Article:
Un raisin au soleil
There is no better example of how the University of Maryland Eastern Shore nurtures and appreciates the performing arts than Starletta Seawell of Philadelphia, Pa.
Better known to stage, film and TV audiences as Starletta DuPois, the 1968 alumna has forged a distinguished career as an award-winning actress who has performed with some of America’s best-known thespians.
While she calls California home, DuPois is a frequent visitor to Princess Anne, where she enjoys engaging students around whom she refers to herself as “Auntie Star” dispensing advice about life.
DuPois considered pursuing a career in medicine and studied nursing briefly before enrolling at Maryland State College, where she earned a Bachelor of Science degree in biology. Football legend Art Shell is one of her classmates.
Described as having “a flair for the dramatic,” she was a cheerleader, a majorette and a member of the English and Science clubs. It was encouragement from English professor Mary Fair Burk, however, that set DuPois on a path of greasepaint and footlights.
DuPois auditioned for a campus production of the ancient Greek tragedy, “Medea,” and landed the lead role in her collegiate stage debut. The acting bug, as the cliché goes, had bitten her.
Her next stop was New York, where she studied and worked at the New Lafayette Theatre, the New York Shakespeare Festival and the Negro Ensemble Company.
An early role in “Mary Goldstein and the Author” earned her the Audelco Award for Best Actress and established her as a serious entertainer. After moving to the West Coast, she enrolled in U.C.L.A., where she earned a Master of Fine Arts degree in theater.
Over the years, DuPois has appeared in such major feature films as “Big Momma’s House” and “Waiting to Exhale.” She co-starred in the Pan African Film Festival’s top-prize winning film, “Ties That Bind.”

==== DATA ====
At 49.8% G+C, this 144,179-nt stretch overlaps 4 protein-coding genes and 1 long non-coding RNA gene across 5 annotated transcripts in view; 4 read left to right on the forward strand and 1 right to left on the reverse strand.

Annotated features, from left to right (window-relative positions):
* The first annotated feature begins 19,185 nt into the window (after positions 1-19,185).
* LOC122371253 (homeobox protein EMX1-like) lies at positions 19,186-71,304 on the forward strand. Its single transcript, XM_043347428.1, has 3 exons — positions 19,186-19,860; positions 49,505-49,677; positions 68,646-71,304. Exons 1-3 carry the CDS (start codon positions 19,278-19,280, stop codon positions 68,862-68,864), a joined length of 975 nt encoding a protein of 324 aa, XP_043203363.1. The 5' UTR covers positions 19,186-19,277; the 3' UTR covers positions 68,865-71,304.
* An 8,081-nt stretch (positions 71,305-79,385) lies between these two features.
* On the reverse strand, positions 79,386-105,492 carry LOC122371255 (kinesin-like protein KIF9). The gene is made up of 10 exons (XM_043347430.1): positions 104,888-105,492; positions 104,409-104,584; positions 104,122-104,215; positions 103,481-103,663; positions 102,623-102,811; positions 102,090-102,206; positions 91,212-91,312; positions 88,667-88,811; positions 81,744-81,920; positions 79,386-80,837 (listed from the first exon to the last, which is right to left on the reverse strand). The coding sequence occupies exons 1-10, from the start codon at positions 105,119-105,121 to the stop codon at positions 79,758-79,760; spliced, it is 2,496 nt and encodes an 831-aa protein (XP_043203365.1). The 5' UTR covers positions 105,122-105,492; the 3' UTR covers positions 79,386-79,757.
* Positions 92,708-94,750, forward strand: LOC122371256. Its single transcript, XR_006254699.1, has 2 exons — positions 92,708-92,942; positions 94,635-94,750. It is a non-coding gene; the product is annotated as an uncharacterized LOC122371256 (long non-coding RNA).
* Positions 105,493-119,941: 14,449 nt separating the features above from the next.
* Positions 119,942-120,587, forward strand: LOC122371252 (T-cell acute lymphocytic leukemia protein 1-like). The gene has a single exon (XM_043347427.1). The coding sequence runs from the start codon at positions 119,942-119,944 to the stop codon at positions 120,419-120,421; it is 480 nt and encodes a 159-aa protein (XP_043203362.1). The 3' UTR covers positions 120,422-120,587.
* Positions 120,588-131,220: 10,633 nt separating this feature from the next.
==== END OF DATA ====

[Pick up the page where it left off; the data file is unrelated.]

Among her TV credits are roles in “Lost,” HBO’s highly praised “Strapped,” “St. Elsewhere,” “Falcon Crest,” “Hill Street Blues” and the daytime soap opera, “One Life to Live.”
She’s acted with James Earl Jones, Robert Duvall, Ruby Dee, Angela Bassett, Denzel Washington, Louis Gossett Jr., Jack Nicholson and Michelle Pfeiffer.
In the late 1980s, she put her acting career on hold to care for her late father, Raymond Seawell, who was terminally ill. After he died, her energy, talent and perseverance put her back in the public eye.
Her theatrical roots run deep, her resumé notes, with dozens of performances, including the St. Louis Black Repertory Company productions of “Intimate Apparel,” “Before It Hits Home” and August Wilson’s “King Hedley II.”
Wilson’s work, in particular, resonates with DuPois. She’s also appeared in “Fences” and “The Piano Lesson.”
In a 1992 Philadelphia Inquirer interview, DuPois called Wilson an "unbelievable storyteller," whose vision of the black experience in America opened up a window so "now people really want to know who we are."
His plays, she told the newspaper, are “like an orchestration. You have all these instruments, each has its part and each has its collective part. It's music, and if you tune in to the music you can understand the people."
"I'm happy as an artist living in a time where I have a voice like Wilson's to speak through," the newspaper quoted her as saying. "That's exciting. We'll be doing August Wilson plays forever."
She was nominated for a Tony Award in 1978 for her portrayal of Rita in “The Mighty Gents,” and an NAACP Image Award for “Miss Evers Boys and for “A Raisin in the Sun.”
DuPois reprised the role of Ruth Younger from “Raisin” opposite Danny Glover for TV viewers in PBS’ acclaimed American Playhouse series and received an NAACP Image Award for Best Supporting Actress in a Drama.
She has portrayed all the female roles in “A Raisin in the Sun.” She won the London theater equivalent of Broadway’s Tony Award for “best actress” in 2011 for her portrayal of Lena Younger from the play.
Today, DuPois also embraces another role – that of classroom mentor to aspiring artists. She serves as an adjunct professor at the University of Southern California and occasionally as an “artist-in-residence” at other schools, including her alma mater in the spring of 2012.
During the off-season, she performs her one-woman show, “Order My Steps,” about African-American women who inspire her.
-- BILL ROBINSON